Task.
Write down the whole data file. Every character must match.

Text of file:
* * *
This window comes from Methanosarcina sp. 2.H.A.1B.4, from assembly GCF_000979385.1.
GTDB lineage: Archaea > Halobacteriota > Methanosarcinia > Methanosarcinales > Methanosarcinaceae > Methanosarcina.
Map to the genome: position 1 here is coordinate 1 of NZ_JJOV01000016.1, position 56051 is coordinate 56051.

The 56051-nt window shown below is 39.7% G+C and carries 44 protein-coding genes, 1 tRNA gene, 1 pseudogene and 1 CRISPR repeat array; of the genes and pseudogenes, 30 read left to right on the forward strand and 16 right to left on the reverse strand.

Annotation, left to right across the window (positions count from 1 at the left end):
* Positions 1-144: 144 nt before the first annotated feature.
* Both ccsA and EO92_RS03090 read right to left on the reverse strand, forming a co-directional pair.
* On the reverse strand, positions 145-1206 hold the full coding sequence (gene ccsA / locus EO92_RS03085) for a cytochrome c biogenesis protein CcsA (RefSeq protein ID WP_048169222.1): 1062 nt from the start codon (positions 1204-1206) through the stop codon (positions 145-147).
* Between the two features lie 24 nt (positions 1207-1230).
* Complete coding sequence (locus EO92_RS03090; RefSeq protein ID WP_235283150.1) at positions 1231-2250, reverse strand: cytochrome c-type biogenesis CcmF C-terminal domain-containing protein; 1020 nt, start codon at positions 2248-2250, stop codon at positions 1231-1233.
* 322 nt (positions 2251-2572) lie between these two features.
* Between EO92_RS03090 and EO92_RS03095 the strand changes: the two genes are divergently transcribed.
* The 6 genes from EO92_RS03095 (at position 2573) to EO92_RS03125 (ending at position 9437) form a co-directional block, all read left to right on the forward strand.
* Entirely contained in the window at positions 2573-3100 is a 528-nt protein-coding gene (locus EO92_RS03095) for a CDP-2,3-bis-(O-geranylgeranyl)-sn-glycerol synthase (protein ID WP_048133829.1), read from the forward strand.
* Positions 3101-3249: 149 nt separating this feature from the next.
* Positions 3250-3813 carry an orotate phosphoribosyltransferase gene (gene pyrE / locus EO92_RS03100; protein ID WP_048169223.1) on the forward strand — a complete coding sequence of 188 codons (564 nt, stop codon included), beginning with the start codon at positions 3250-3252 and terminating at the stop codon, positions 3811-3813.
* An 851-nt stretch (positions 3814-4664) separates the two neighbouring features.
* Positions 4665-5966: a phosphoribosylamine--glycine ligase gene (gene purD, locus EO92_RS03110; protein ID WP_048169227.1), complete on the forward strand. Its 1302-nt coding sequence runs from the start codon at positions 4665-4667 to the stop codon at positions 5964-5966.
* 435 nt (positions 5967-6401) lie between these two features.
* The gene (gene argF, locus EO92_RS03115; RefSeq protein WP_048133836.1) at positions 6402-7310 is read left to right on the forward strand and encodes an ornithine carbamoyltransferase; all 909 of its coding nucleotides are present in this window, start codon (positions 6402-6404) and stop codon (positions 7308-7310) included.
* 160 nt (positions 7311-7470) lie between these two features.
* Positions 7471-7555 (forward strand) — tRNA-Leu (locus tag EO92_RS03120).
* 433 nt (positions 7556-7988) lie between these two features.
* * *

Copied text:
This window comes from Methanosarcina sp. 2.H.A.1B.4, from assembly GCF_000979385.1.
GTDB lineage: Archaea > Halobacteriota > Methanosarcinia > Methanosarcinales > Methanosarcinaceae > Methanosarcina.
Map to the genome: position 1 here is coordinate 1 of NZ_JJOV01000016.1, position 56051 is coordinate 56051.

The 56051-nt window shown below is 39.7% G+C and carries 44 protein-coding genes, 1 tRNA gene, 1 pseudogene and 1 CRISPR repeat array; of the genes and pseudogenes, 30 read left to right on the forward strand and 16 right to left on the reverse strand.

Annotation, left to right across the window (positions count from 1 at the left end):
* Positions 1-144: 144 nt before the first annotated feature.
* Both ccsA and EO92_RS03090 read right to left on the reverse strand, forming a co-directional pair.
* On the reverse strand, positions 145-1206 hold the full coding sequence (gene ccsA / locus EO92_RS03085) for a cytochrome c biogenesis protein CcsA (RefSeq protein ID WP_048169222.1): 1062 nt from the start codon (positions 1204-1206) through the stop codon (positions 145-147).
* Between the two features lie 24 nt (positions 1207-1230).
* Complete coding sequence (locus EO92_RS03090; RefSeq protein ID WP_235283150.1) at positions 1231-2250, reverse strand: cytochrome c-type biogenesis CcmF C-terminal domain-containing protein; 1020 nt, start codon at positions 2248-2250, stop codon at positions 1231-1233.
* 322 nt (positions 2251-2572) lie between these two features.
* Between EO92_RS03090 and EO92_RS03095 the strand changes: the two genes are divergently transcribed.
* The 6 genes from EO92_RS03095 (at position 2573) to EO92_RS03125 (ending at position 9437) form a co-directional block, all read left to right on the forward strand.
* Entirely contained in the window at positions 2573-3100 is a 528-nt protein-coding gene (locus EO92_RS03095) for a CDP-2,3-bis-(O-geranylgeranyl)-sn-glycerol synthase (protein ID WP_048133829.1), read from the forward strand.
* Positions 3101-3249: 149 nt separating this feature from the next.
* Positions 3250-3813 carry an orotate phosphoribosyltransferase gene (gene pyrE / locus EO92_RS03100; protein ID WP_048169223.1) on the forward strand — a complete coding sequence of 188 codons (564 nt, stop codon included), beginning with the start codon at positions 3250-3252 and terminating at the stop codon, positions 3811-3813.
* An 851-nt stretch (positions 3814-4664) separates the two neighbouring features.
* Positions 4665-5966: a phosphoribosylamine--glycine ligase gene (gene purD, locus EO92_RS03110; protein ID WP_048169227.1), complete on the forward strand. Its 1302-nt coding sequence runs from the start codon at positions 4665-4667 to the stop codon at positions 5964-5966.
* 435 nt (positions 5967-6401) lie between these two features.
* The gene (gene argF, locus EO92_RS03115; RefSeq protein WP_048133836.1) at positions 6402-7310 is read left to right on the forward strand and encodes an ornithine carbamoyltransferase; all 909 of its coding nucleotides are present in this window, start codon (positions 6402-6404) and stop codon (positions 7308-7310) included.
* 160 nt (positions 7311-7470) lie between these two features.
* Positions 7471-7555 (forward strand) — tRNA-Leu (locus tag EO92_RS03120).
* 433 nt (positions 7556-7988) lie between these two features.